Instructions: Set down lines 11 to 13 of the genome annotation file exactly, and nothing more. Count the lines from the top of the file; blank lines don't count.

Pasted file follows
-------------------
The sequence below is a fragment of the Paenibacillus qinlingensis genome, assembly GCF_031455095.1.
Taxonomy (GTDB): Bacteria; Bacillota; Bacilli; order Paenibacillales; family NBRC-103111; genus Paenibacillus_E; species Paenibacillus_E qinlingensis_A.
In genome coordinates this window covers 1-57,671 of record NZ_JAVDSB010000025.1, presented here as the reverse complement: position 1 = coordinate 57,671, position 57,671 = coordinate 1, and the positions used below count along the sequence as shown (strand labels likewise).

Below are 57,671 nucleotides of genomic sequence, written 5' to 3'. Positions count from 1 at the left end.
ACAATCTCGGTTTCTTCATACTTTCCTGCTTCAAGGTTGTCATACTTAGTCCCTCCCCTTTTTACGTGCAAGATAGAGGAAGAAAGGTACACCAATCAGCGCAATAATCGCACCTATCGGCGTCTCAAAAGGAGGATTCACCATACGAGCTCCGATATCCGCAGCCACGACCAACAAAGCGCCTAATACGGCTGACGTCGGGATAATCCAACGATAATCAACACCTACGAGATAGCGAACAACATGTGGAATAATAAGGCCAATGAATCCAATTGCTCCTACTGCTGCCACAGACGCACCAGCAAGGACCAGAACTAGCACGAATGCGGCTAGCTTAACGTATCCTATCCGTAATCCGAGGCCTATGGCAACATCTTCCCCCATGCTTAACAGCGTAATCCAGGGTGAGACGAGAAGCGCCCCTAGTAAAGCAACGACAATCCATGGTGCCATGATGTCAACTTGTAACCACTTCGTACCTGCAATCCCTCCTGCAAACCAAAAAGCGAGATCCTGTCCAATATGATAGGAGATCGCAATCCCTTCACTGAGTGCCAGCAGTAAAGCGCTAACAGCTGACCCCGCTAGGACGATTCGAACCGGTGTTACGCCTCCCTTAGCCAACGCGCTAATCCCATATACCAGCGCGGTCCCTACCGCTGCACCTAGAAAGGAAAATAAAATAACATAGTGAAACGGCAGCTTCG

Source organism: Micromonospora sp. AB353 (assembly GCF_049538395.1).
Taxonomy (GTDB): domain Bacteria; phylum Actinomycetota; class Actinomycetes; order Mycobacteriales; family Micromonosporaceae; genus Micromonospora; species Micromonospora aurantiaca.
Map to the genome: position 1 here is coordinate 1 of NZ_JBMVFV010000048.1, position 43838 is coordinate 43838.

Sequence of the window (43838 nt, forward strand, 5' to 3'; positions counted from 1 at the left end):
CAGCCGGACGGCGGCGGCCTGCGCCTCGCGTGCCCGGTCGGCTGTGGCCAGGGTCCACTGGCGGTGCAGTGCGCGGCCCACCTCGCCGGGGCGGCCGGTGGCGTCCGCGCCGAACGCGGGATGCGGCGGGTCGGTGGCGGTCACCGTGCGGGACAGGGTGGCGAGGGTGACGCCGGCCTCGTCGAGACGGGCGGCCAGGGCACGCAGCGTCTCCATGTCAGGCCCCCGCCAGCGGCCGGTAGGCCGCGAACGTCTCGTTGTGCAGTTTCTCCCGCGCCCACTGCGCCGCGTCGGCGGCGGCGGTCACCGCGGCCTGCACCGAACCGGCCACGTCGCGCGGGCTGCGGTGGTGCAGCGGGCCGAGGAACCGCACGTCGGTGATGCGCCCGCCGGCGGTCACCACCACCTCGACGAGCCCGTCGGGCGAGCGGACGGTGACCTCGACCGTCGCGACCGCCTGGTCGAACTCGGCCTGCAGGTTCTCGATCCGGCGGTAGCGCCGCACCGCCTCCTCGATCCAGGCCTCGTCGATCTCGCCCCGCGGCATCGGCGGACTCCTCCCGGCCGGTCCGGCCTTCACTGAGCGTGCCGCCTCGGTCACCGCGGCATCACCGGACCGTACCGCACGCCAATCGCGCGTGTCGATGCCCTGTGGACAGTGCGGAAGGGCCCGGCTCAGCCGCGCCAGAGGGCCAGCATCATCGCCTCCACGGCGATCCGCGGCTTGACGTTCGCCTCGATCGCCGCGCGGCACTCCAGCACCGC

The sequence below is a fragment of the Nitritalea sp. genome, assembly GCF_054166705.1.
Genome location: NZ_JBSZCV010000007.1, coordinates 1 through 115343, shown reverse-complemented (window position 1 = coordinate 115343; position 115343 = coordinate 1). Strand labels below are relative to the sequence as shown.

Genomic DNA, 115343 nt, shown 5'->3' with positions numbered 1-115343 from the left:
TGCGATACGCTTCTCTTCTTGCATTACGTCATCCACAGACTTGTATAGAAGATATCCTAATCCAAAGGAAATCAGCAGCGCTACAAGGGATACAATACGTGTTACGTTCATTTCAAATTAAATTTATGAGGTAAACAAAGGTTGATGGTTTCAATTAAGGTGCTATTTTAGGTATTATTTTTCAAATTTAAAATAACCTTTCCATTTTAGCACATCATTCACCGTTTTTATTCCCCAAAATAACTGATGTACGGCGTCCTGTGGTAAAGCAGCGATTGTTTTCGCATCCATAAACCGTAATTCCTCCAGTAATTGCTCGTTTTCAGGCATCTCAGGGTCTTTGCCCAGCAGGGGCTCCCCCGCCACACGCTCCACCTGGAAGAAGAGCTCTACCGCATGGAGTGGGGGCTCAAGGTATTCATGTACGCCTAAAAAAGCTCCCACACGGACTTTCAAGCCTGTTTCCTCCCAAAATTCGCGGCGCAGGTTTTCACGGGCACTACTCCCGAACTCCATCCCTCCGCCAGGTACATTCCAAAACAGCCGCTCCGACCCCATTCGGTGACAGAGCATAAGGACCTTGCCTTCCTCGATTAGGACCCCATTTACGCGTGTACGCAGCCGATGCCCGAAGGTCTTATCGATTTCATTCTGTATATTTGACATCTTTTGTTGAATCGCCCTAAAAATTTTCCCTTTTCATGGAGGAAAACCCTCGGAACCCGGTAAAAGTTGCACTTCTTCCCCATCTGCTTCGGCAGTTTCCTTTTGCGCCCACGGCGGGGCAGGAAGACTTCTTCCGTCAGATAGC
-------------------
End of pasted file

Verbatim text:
The sequence below is a fragment of the Nitritalea sp. genome, assembly GCF_054166705.1.
Genome location: NZ_JBSZCV010000007.1, coordinates 1 through 115343, shown reverse-complemented (window position 1 = coordinate 115343; position 115343 = coordinate 1). Strand labels below are relative to the sequence as shown.

Genomic DNA, 115343 nt, shown 5'->3' with positions numbered 1-115343 from the left: